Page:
Grandparents love to spoil their grandchildren. They buy them toys, they let them eat candy, and they let them stay up late—things that the grandchildren’s parents would normally not allow. One way that grandparents could spoil their grandchildren and make everyone in the family happy would be to help fund their college education.
Going to college is expensive. The rise of college costs has outpaced the costs of other goods and services since the 1990s, and the trend is likely to continue. For grandparents, helping fund a grandchild’s college education not only benefits the grandchild but also may benefit themselves. Contributing to a 529 college savings plan, gifting appreciated assets or paying for college directly may help grandparents take advantage of favorable income and estate tax opportunities.
For example, a grandparent can contribute up to the annual gift tax exclusion of $14,000 to a 529 plan or as much as $70,000 ($140,000 for joint gifts) in one lump sum using the five-year gift tax averaging rule without incurring any gift taxes and shifting assets out of their estate if they have estate tax issues.
However, grandparents should think strategically when contributing to the financing of their grandchildren’s college education. The rules for the Free Application for Federal Student Aid (FAFSA) can get complex, and if a strategic plan to fund college education is not put in place, it can significantly affect the chances of the grandchildren receiving their own financial aid whether it be in the form of grants, scholarships or federal loans.
Contributing to a 529 college savings plan is a smart way for grandparents to contribute to their grandchild’s education especially if the grandchild has many years before college. The investments grow and compound tax-free for a long period of time, and the distributions are tax-free when used to pay for qualified education expenses. Some states even let you deduct all or part of your contributions to the plan. With that said, who owns the 529 plan plays a significant role when it comes to financial aid eligibility.
Parent-owned and child-owned 529 plans (given the child is a dependent) have a minimal effect on the FAFSA. Only a percentage (5.64%) of the assets is counted toward the expected family contribution, and the qualified distributions from the plans are not counted as income of the student. On the other hand, grandparent-owned 529 plans can severely affect the student’s eligibility on the FAFSA. While the plan assets are not counted for financial aid planning purposes, the distributions made from grandparent-owned accounts are treated as the student’s income, potentially harming financial aid eligibility by as much as half of the distribution from the grandparent-owned 529 plan.
Two solutions for this problem are (1) to change the account owner to the student or student’s parents, or (2) delay taking a distribution from the grandparent-owned 529 plan until the student’s junior year in college when affecting next year’s financial aid eligibility is no longer a concern. For the latter, new prior-prior-year rules effective for the 2017 school year enable this to occur one year earlier than previously as the income from the prior-prior-year is used for financial aid eligibility instead of the prior year. Technically, one can take the distribution any time after January 1 of the sophomore year in college whereas before the PPY rule the distribution had to occur after January 1 of the junior year.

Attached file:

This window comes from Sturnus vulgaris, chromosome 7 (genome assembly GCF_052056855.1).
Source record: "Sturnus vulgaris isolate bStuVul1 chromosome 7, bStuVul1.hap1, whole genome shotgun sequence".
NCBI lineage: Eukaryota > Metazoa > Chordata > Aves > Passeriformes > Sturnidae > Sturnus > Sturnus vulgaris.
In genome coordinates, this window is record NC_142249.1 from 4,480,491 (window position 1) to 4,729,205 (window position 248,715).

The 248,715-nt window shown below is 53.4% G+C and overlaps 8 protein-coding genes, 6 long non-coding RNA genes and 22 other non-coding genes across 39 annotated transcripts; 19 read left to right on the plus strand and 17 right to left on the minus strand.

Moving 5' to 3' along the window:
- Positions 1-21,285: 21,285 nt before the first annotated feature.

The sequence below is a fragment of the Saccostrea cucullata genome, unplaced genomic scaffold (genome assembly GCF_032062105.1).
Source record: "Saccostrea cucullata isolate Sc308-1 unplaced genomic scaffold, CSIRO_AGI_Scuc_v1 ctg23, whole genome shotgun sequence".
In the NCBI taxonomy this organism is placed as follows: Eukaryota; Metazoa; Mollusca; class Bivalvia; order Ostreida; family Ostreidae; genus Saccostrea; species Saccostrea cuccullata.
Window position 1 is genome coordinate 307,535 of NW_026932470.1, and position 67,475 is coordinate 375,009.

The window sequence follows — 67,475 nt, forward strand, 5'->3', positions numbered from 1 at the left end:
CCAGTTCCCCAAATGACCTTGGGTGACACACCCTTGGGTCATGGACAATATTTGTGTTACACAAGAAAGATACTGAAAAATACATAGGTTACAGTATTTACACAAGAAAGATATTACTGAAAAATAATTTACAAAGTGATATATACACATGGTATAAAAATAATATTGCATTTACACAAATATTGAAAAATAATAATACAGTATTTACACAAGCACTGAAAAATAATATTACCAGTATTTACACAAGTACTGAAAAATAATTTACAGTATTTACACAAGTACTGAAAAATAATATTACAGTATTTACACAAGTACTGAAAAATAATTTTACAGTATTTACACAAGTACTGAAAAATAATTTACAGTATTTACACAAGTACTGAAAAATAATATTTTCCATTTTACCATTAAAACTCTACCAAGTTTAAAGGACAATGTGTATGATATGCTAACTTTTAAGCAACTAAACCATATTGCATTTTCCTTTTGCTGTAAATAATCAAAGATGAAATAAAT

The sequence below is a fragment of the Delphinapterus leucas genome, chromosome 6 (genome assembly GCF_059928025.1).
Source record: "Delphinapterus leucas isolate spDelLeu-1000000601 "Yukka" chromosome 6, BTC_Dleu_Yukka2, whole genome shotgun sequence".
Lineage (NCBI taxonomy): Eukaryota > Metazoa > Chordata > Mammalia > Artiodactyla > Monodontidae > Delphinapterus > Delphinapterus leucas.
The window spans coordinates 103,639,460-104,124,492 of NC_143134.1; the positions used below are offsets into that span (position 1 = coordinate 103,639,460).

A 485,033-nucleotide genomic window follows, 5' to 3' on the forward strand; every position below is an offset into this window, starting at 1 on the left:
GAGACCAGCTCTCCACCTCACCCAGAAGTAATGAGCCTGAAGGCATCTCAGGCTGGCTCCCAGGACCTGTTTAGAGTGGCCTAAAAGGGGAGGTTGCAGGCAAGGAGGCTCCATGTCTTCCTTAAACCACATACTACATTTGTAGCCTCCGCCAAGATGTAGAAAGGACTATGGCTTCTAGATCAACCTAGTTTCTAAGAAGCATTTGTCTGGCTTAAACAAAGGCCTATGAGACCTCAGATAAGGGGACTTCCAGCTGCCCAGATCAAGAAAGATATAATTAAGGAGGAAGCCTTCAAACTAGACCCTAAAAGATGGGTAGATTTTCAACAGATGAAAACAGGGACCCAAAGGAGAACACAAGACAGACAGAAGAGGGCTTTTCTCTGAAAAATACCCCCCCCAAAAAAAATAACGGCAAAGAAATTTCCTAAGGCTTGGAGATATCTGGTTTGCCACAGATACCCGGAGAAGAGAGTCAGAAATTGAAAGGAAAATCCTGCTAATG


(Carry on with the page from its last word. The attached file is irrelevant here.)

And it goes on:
“Help, don’t hurt, your grandchild’s college funding.” Tweet
Grandparents can contribute in other ways as well. They can gift appreciated assets within the $14,000 annual gift tax exclusion to their student grandchild, thereby shifting the capital gains to the student’s lower tax bracket when the assets are sold. This will be beneficial only if the student can avoid the so called “kiddie tax,” by being married, by working part-time or by being age 24.
To sidestep the annual gift tax, grandparents can also pay for college tuition directly to the institution and are not limited to the $14,000 annual limit. Of course, this action would adversely affect the student’s ability to qualify for financial aid for upcoming years if financial aid is still an issue.
With all of the above strategies available, timing is critical. In the early years of college, parent-owned and student-owned 529 plans should be used to fund the educational expenses. As these assets are drawn down, the eligibility for financial aid improves. In the later years of college, distributions from the grandparent-owned 529 should be used as they no longer adversely affect financial aid. Strategies such as gifting appreciated assets and paying tuition directly also work best in the later years of the student’s education especially if your grandchild decides to go to graduate school and beyond.
Grandparents can really soften the burden of the rising costs of college education. If done correctly and strategically, they can spoil their grandchildren without spoiling their grandchildren’s chances of financial aid eligibility.
Disclaimer: Consult your tax advisor before taking any action on topics discussed in the blog.